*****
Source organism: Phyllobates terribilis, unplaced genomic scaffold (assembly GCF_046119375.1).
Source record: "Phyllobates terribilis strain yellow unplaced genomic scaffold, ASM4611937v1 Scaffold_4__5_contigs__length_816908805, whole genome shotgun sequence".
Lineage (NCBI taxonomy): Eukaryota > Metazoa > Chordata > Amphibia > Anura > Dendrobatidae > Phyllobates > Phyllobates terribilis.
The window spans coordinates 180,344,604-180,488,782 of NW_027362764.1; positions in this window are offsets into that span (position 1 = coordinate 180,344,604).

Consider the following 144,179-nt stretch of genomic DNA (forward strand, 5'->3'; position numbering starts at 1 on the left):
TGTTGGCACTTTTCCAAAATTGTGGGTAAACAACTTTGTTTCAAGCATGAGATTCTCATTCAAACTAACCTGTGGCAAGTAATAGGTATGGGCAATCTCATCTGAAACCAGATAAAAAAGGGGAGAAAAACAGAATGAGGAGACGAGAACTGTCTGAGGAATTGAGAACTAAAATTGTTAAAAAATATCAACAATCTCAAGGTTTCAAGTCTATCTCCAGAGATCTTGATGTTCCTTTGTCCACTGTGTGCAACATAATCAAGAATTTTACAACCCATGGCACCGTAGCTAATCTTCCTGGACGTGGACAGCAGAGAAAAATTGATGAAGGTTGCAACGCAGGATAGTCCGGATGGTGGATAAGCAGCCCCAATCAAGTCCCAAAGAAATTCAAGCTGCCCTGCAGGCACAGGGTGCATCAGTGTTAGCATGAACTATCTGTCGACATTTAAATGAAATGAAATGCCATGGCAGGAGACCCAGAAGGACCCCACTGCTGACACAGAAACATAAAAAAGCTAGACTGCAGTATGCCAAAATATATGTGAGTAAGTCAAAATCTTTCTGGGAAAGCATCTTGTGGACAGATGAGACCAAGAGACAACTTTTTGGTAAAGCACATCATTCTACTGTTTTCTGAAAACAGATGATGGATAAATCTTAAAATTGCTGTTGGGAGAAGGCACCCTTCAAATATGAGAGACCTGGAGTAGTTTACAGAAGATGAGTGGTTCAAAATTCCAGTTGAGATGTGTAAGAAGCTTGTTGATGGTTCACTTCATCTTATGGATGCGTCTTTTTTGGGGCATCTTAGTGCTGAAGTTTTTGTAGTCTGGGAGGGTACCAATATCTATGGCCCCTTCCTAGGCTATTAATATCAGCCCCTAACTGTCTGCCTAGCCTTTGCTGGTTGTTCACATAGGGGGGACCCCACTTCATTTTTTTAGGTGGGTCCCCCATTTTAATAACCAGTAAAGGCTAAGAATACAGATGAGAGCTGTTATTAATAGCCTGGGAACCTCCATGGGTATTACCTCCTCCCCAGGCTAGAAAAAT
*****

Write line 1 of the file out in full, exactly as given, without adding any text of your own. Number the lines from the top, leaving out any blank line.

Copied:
Source organism: Phyllobates terribilis, unplaced genomic scaffold (assembly GCF_046119375.1).